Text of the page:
Gotham Books sent me the “first-pass pages” of Duke: A Life of Duke Ellington yesterday afternoon. Translated into English, that means a two-inch stack of photocopied pages containing the typeset text of Duke, fully designed and copyedited but as yet uncorrected by me. You may have heard these pages referred to as “page proofs,” a term that I’m still in the habit of using.
No matter how many books you’ve seen through the press, you always feel a surge of excitement when you get your first look at a set of your own page proofs. (I actually got weak in the knees when I opened the envelope.) Until that moment, you don’t know what the text of your book will look like to the people who read it. Then, in an instant, it becomes real–and fresh.
In my case, I spent so much time painstakingly editing and polishing the manuscript of Duke that it eventually went dead on me: I could still follow the text sentence by sentence, but I lost my ability to hear how it sounded. Now that the book is finally set in type, it’s come back to life again.
I stayed up late last night reading the page proofs of Duke, and I liked what I read. Needless to say, it helped that they look so good–Elke Sigal’s typographical design is flat-out gorgeous, and I’m no less happy with the illustrations–but I’ll admit to being equally pleased with the text, at least for now.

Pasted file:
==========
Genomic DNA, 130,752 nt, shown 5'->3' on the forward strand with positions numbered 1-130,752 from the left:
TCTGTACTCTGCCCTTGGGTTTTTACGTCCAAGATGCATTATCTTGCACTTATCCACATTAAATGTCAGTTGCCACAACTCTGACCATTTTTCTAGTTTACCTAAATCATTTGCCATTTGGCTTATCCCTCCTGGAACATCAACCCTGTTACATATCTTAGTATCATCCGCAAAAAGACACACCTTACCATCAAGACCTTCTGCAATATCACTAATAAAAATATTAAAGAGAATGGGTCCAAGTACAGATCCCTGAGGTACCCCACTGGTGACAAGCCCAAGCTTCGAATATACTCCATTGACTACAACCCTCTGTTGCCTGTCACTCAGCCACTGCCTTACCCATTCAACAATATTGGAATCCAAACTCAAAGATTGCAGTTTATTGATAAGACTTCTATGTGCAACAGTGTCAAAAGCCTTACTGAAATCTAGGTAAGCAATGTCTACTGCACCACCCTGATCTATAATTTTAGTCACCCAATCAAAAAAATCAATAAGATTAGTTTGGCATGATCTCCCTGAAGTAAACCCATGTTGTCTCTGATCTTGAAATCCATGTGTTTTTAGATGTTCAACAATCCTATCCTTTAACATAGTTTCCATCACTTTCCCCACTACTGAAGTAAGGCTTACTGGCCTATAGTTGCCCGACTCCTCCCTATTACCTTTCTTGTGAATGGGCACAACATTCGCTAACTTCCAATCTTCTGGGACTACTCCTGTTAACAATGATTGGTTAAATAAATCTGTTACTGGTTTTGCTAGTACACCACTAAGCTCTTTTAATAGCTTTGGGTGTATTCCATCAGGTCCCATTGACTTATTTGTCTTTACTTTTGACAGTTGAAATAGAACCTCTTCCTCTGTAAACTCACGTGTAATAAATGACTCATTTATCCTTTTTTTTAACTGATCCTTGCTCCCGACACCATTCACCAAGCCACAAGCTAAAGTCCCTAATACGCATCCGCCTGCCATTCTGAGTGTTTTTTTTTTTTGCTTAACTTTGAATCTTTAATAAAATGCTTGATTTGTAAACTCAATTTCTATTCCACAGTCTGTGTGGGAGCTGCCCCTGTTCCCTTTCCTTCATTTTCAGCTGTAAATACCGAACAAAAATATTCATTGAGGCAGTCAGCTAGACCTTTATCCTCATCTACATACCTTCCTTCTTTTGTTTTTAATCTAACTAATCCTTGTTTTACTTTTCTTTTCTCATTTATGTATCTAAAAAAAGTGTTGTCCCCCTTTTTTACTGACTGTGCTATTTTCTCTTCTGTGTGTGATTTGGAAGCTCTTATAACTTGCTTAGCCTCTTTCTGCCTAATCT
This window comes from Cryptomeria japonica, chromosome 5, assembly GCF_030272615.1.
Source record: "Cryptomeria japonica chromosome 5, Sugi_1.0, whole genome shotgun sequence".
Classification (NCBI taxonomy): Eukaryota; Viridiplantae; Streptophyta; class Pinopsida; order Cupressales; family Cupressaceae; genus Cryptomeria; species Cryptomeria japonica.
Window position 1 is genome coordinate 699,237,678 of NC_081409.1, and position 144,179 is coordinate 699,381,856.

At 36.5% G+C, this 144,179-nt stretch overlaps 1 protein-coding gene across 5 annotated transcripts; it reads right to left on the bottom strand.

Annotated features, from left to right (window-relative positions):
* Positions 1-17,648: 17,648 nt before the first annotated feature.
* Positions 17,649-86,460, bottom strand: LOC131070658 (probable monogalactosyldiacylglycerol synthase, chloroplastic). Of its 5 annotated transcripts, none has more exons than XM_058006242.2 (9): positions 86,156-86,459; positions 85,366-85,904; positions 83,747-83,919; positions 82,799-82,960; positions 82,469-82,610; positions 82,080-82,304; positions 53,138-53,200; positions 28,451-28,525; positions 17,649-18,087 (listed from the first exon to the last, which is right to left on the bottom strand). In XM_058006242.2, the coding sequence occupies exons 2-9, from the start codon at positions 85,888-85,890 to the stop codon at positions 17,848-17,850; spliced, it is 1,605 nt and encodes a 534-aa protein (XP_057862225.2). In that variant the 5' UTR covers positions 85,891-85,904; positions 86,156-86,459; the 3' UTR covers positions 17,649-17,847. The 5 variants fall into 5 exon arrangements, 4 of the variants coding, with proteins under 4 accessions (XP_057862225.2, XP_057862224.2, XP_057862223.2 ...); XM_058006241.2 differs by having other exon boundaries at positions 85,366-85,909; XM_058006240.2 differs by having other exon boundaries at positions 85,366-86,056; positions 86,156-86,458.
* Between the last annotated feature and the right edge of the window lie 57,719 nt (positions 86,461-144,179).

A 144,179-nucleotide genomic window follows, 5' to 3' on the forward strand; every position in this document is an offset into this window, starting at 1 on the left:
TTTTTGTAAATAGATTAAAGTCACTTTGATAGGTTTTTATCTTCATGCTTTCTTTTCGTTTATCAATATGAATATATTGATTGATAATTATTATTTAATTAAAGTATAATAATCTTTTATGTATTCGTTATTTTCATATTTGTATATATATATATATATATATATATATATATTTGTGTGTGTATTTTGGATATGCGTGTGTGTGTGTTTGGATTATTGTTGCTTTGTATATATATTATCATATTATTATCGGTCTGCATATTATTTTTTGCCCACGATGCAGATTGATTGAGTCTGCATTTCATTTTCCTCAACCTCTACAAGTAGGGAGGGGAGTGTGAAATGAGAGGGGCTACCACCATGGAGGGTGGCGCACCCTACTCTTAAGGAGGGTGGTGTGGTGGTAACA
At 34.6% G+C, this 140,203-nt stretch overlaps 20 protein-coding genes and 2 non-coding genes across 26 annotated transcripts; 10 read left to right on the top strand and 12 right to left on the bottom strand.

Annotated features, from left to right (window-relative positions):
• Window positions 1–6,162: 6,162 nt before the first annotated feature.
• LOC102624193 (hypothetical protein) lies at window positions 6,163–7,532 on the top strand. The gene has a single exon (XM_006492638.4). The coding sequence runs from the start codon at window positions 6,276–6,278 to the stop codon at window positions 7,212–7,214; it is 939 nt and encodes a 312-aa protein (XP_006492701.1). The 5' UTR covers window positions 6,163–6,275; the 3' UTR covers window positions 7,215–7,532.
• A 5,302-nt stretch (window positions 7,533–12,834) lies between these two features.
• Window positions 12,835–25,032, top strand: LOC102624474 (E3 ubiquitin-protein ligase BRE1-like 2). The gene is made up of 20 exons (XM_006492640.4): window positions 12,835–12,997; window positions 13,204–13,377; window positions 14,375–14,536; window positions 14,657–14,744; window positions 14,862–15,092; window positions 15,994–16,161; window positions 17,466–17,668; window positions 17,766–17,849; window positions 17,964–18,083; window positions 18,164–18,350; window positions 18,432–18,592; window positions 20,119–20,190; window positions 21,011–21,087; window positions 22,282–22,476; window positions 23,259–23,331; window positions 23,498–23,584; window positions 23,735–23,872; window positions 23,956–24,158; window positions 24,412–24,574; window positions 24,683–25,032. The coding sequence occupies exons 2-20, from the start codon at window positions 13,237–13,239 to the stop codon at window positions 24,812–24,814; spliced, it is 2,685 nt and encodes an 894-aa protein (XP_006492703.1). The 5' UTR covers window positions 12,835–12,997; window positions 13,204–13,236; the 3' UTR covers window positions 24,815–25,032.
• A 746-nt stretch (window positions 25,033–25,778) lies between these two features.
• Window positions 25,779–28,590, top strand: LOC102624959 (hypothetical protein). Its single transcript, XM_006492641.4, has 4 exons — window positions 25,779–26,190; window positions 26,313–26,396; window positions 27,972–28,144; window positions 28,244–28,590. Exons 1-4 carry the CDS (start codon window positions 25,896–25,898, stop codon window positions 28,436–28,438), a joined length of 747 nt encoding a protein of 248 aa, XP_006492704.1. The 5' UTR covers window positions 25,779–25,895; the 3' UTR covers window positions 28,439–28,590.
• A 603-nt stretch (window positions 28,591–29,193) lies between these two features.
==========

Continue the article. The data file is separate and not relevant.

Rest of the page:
To be sure, I doubt that Ellington himself would have cared for the book. He was far too secretive to appreciate a biography that told the truth about his complicated life. As I wrote in the prologue to Duke:
The rage, the humiliation, the unbridled sensuality: All were kept far from prying eyes. His fans saw only what he wished them to see, and nothing more. So did his colleagues. “I think all the musicians should get together one certain day and get down on their knees and thank Duke,” said Miles Davis. Yet to Ellington’s own musicians, he was a riddle without an answer, an unknowable man who hid behind a high wall of ornate utterances and flowery compliments that grew higher as he grew older.
Still, I like to think that Ellington might at least have appreciated the fact that I took his life and work with the utmost seriousness, and tried to write about them in a way that mirrors, however dimly, the beauty of his music.
Can I make Duke even better? Maybe–but not for long. I have two weeks to make my final corrections to the text. After that, I’m done. It’s time.
UPDATE: I started correcting the page proofs this afternoon, and the first thing I saw was a mixed metaphor…on the third page. It’s going to be a long day.